What is Diabetes Mellitus?
Diabetes mellitus is a chronic disease of absolute or relative insulin deficiency or resistance. It's characterized by disturbances in carbohydrate, protein, and fat metabolism. Insulin transports glucose into the cells for use as energy and storage as glycogen. It also stimulates protein synthesis and free fatty acid storage in the adipose tissues. Insulin deficiency compromises the body tissues' access to essential nutrients for fuel and storage.
Diabetes mellitus occurs in two primary forms: type 1, characterized by absolute insufficiency, and the more prevalent type II, characterized by insulin resistance with varying degrees of insulin secretory defects.
Onset of type I usually occurs before age 30, although it may occur at any age; the patient usually is thin and requires exogenous insulin and dietary management to achieve control. Type II usually occurs in obese adults after age 40, although it's commonly seen in North American youths. It's often treated with diet and exercise, in combination with antidiabetic drugs; treatment may include insulin therapy.
Diabetes mellitus is thought to affect about 8% of the population of the United States (16 million people); about half are undiagnosed. Incidence is higher in males than in females and increases with age.
Causes of Diabetes Mellitus
The effects of diabetes mellitus result from insulin deficiency. Insulin transports glucose into the cell for use as energy and storage as glycogen. It also stimulates protein synthesis and free fatty acid storage. Insulin deficiency compromises the body tissues' access to essential nutrients for fuel and storage.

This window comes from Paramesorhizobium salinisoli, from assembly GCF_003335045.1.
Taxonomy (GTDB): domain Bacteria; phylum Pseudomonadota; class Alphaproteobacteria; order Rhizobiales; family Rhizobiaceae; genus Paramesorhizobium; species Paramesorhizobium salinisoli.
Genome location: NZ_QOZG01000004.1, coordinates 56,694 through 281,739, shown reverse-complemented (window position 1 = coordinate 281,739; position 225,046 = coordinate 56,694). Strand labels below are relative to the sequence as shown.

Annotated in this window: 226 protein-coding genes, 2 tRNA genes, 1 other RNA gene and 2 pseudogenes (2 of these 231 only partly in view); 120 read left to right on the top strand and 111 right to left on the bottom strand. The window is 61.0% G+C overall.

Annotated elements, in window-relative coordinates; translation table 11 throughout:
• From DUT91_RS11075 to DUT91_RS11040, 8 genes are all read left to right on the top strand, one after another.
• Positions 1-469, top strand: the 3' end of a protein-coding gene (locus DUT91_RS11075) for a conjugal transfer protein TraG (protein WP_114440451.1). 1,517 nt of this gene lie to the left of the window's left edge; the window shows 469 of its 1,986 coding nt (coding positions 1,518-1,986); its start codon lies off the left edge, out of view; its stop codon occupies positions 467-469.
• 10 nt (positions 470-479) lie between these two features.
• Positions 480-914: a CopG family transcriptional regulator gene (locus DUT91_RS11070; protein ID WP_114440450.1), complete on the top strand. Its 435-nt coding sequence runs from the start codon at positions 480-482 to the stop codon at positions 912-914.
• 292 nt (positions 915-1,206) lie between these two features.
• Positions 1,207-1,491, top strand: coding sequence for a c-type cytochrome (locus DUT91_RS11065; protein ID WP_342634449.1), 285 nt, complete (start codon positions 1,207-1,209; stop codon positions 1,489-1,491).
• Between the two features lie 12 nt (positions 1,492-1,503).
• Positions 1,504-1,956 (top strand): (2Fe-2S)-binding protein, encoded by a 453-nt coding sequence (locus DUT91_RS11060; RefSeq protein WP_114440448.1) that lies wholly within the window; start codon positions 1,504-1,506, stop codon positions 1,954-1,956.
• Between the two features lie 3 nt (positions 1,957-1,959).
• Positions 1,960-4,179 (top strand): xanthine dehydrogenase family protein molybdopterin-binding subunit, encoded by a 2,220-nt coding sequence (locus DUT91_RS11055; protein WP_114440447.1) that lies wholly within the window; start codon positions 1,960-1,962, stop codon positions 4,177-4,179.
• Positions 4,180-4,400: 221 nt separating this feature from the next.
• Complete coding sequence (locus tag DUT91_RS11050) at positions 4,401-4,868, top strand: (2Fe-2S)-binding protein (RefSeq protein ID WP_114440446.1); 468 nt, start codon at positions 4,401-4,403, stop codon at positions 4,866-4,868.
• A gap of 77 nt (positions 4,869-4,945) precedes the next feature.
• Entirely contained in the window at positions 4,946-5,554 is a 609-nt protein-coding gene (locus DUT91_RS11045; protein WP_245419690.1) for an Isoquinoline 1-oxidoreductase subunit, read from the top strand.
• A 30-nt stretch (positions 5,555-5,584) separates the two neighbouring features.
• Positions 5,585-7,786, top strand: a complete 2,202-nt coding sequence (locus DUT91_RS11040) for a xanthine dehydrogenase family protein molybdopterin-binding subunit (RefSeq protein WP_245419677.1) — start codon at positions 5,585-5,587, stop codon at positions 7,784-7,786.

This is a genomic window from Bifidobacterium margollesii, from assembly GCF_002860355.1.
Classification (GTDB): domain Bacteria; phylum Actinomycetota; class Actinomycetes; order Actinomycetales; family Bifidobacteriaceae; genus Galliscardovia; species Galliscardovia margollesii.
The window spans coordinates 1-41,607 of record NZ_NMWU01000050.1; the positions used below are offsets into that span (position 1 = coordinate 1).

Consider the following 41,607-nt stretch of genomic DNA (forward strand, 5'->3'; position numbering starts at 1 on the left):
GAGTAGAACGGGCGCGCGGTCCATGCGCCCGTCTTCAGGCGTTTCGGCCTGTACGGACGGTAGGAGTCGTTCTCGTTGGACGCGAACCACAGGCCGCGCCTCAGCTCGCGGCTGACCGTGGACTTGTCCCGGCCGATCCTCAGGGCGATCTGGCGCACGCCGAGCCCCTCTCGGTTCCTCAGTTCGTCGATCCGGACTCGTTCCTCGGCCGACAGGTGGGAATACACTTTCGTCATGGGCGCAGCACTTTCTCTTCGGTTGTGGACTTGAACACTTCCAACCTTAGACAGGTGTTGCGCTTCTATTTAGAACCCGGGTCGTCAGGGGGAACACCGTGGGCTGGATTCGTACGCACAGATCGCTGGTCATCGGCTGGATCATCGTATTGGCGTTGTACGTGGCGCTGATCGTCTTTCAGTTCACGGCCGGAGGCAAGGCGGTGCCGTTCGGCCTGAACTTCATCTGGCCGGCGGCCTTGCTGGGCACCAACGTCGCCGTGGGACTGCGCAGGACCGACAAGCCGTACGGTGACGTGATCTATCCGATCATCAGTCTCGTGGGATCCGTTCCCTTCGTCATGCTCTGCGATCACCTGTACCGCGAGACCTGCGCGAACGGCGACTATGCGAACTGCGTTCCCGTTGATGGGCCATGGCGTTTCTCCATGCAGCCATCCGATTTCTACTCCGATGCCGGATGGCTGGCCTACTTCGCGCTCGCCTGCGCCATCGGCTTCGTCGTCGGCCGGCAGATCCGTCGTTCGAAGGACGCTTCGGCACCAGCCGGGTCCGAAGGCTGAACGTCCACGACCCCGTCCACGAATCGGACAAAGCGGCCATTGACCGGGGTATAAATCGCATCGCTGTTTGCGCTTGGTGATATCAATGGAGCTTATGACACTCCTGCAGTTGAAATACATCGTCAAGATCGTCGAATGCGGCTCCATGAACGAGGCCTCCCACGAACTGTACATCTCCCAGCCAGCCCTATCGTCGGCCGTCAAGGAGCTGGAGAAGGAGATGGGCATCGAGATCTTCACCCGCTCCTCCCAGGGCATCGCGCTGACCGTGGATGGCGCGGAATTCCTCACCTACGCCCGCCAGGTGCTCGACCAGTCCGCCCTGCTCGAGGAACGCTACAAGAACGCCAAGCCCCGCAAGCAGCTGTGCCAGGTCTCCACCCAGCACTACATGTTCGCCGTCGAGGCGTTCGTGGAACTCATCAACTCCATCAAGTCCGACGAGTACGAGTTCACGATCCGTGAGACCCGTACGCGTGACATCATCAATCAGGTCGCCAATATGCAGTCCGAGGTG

The etiology of both type I and type II diabetes remains unknown. Genetic factors may play a part in the development of all types. Autoimmune disease and viral infections may be risk factors in type I.
Other risk factors include:
Signs & Symptoms of Diabetes Mellitus
The Signs and symptoms of type 1 diabetes.
However, a person with type 2 diabetes may experience symptoms listed below, which tend to appear slowly over time:
In nonpregnant adults, diabetes mellitus is diagnosed when they present with:
Two of the above tests are required for diagnosis; they can be the same two tests or any combination and may be separated by more than 24 hours.
An ophthalmologic examination may show diabetic retinopathy.
Other diagnostic and monitoring tests include urinalysis for acetone and blood testing for glycosylated hemoglobin, which reflects glucose control over the past 2 to 3 months.
For patients with type I diabetes, treatment includes insulin replacement, diet, and exercise. Current forms of insulin-replacement include single-dose, mixeddose, split-mixed dose, and multiple-dose regimens. The multiple-dose regimens may include use of an insulin pump.
Human insulin may be rapid-acting (Regular), intermediate-acting (NPH or Lente), long-acting (Ultralente), or a combination of rapid-acting and intermediate-acting (70/30 or 5O/50 of NPH and Regular) mixed together.
Insulin Lispro may be used in place of Regular insulin. It's rapid in onset (15 minutes) and waiting to eat after injection isn't necessary. It has a short duration of action (4 hours), which decreases between-meal and nocturnal hypoglycemia.
Pancreas transplantation is available and requires chronic immunosuppression.
Patients with type 2 diabetes may require oral antidiabetic drugs to stimulate endogenous insulin production, increase insulin sensitivity at the cellular level, suppress hepatic gluconeogenesis, and delay GI absorption of carbohydrates.
A patient with either type of diabetes requires a diet that is planned to meet nutritional needs, control blood glucose levels, and reach and maintain appropriate body weight.
For the obese patient with type II diabetes, the calorie allotment may be high, depending on growth stage and activity level. For success, the diet must be followed consistently, with meals eaten at regular times.
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